“I say, ” Francesco began, “maybe 12,000 euro for the kitchen and perhaps 5,000 euro for a second bathroom and maybe 3,000 to fix the one there.”

“So, for 20,000 euro we can do the work we would need to do,” I summarized, having done all the math in my head.  I did so less to confirm  what Francesco had said than to establish for Jessica that the difference between the house as it sat today and the one that we could enthusiastically call home was only 20,000 euro.  She got it and I could see a bit of relief in her.

Francesco said something to Colleen in rapid-fire Italian to which she responded affirmatively and she picked up the phone and began to dial.

“Ciao, Vincenzo,” she said and then went off in Italian at a level exceeding my understanding.  She hung up and turned to us.  “Okay, we’re going to go now to the property and, on the way, we’ll pick up a man who can help us with the costs of what you want to do.”  And, that’s exactly what we did.  Just short of the turn off from the main road up to the village of Marinelli, we saw three men who appeared to be clearing large stones from a field.  Colleen directed me to pull over just where they were and, when the car had stopped, she rolled down her window and called out to the oldest of the group.  He issued some instructions to the other two and jumped into our car.  Colleen introduced Vincenzo as a contractor with whom she and Francesco had worked on other projects and who had agreed to come with us to give us a better sense of the costs we might encounter to do the renovations we were considering.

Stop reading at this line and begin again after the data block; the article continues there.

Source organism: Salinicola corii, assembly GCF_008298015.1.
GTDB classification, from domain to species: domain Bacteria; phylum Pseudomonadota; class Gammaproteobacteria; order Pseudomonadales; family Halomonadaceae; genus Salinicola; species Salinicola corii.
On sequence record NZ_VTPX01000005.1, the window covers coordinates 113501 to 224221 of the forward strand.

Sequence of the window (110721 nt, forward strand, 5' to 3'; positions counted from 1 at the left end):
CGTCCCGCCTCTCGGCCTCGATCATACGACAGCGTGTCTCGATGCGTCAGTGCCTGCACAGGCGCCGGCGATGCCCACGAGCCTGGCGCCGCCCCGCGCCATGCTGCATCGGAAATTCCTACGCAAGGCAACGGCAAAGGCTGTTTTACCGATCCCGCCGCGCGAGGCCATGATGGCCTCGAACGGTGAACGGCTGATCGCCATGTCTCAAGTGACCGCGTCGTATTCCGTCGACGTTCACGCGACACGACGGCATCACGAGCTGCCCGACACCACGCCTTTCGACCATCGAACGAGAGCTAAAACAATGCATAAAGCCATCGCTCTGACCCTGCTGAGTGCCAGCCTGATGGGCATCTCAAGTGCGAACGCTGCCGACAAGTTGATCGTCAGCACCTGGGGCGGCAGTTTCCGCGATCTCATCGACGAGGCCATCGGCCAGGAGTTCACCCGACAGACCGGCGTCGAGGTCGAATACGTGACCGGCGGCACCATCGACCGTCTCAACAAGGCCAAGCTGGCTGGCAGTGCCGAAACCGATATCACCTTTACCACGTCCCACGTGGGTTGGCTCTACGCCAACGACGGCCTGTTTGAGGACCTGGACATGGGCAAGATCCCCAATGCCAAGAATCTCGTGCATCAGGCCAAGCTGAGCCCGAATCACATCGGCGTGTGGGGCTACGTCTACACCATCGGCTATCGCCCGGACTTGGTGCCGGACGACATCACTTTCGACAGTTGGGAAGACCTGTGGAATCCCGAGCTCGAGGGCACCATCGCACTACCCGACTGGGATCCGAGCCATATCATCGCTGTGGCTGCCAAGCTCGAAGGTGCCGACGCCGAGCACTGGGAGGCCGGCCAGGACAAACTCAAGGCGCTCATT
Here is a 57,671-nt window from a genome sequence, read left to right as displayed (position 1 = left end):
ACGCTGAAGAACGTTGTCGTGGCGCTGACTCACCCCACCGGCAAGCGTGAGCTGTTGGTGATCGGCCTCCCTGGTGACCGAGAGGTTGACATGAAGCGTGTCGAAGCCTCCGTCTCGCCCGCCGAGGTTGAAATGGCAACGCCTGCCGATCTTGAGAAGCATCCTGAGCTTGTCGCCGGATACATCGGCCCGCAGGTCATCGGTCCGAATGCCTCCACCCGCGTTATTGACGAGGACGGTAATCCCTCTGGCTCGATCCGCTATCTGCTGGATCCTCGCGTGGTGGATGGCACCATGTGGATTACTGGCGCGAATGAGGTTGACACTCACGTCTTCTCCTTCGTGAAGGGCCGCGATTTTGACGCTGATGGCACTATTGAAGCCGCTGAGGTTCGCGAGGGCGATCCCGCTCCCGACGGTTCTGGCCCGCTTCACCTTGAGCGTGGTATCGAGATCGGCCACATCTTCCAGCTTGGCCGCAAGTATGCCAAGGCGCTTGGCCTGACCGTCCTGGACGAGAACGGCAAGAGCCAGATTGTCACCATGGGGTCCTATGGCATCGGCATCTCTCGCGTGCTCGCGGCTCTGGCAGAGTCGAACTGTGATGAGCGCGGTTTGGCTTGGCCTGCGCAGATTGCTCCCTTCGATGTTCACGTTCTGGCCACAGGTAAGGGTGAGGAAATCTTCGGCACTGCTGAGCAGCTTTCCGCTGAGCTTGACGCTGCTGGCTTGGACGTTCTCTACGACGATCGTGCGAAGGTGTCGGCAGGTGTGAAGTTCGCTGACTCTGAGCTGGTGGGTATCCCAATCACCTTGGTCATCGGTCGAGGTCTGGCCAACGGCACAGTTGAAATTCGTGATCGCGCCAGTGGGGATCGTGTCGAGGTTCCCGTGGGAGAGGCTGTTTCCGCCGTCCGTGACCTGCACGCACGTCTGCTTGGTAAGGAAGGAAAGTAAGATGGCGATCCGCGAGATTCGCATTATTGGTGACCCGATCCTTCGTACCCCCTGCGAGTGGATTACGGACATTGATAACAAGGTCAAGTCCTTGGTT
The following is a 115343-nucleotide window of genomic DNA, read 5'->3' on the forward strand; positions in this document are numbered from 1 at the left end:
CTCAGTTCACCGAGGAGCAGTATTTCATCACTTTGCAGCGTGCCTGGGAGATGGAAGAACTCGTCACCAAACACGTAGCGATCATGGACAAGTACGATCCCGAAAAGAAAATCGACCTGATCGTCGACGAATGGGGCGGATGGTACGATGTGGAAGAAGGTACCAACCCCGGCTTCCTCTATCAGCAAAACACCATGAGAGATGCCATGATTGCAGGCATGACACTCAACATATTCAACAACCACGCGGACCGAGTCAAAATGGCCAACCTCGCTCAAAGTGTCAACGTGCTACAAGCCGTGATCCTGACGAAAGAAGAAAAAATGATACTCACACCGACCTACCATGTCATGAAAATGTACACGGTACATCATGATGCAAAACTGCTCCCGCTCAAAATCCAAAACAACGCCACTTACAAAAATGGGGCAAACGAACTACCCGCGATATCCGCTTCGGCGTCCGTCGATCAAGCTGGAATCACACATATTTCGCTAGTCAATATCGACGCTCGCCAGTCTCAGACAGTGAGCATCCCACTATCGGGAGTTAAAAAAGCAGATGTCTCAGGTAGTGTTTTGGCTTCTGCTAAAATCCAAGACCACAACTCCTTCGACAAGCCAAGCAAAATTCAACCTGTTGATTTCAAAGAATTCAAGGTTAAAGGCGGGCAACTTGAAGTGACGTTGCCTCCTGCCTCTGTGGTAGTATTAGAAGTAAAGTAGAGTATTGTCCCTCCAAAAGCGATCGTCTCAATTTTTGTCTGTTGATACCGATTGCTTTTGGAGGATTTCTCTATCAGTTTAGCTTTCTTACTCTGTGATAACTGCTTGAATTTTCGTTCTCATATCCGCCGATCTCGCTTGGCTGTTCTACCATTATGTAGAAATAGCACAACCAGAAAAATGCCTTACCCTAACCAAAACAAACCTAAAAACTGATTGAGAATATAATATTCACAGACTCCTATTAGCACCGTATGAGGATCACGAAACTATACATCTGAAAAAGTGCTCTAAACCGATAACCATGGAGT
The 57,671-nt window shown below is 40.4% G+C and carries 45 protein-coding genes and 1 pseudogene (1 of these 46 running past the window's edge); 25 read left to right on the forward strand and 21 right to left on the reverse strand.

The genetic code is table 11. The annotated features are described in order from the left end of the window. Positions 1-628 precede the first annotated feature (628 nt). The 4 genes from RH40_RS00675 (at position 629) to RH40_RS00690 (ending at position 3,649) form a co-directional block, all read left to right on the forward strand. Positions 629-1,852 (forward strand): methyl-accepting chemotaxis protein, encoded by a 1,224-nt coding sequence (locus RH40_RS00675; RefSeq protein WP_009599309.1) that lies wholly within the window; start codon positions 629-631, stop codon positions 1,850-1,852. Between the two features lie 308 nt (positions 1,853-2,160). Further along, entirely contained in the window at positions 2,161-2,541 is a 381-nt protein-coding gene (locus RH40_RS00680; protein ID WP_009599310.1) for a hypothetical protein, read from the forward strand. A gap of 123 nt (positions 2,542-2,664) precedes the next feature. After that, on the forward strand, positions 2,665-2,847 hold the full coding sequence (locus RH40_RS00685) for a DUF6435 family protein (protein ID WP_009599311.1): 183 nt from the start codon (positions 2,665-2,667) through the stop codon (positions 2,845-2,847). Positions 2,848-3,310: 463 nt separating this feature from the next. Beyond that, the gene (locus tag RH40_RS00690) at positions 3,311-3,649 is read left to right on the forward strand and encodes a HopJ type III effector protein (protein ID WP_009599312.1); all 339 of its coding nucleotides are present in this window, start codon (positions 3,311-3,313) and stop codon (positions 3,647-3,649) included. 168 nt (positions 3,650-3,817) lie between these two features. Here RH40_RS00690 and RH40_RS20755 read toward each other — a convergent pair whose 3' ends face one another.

“And how often do you stop along the road and pick up men?” Jessica asked Colleen.   Only Vincenzo didn’t laugh.

Pietro was there to greet us once again and, since this was our second meeting, we had earned a kiss on each cheek from him.  Again, as we had done the day before, we walked through the house, but this time there was Colleen telling Vincenzo what she understood us to want in the way of changes to the house.   When she was finished, Vincenzo confirmed that the 20,000 euro number to do the kitchen, the new bathroom and fixing up the existing one was sufficient.

Francesco arrived just as we were finishing our talks with Vincenzo and it allowed me to ask another series of questions.  One of the things I had noticed on this second visit was that the mechanical systems were very different from those we were used to.  For example, where our water heaters are mostly cylindrical “silos,” the Italian version is one small tank in each room where hot water is required. Also, I’ve never lived in a place that did not have municipal water and sewage.  This property had neither.  I just wanted to understand how everything worked.  By the time we left, I understood to a reasonable degree, how the systems functioned.  One of the most discomfiting concepts was the idea that the only source of water to the house was rain that was collected in two large cisterns buried in the ground.  One was for domestic use and the other for irrigation.  This would take some getting used to.

As Francesco, Pietro and I were looking at the irrigation lines, I noticed a funnel made of sheet metal mounted on a tripod with the large opening at the top, perhaps ten inches across, and the small end, maybe two inches, at the bottom.  There was a small, but very sharp knife in a slot on the side of the contraption.  I asked Pietro, through, Francesco, what it was.  I needed no more Italian than I had to understand his answer.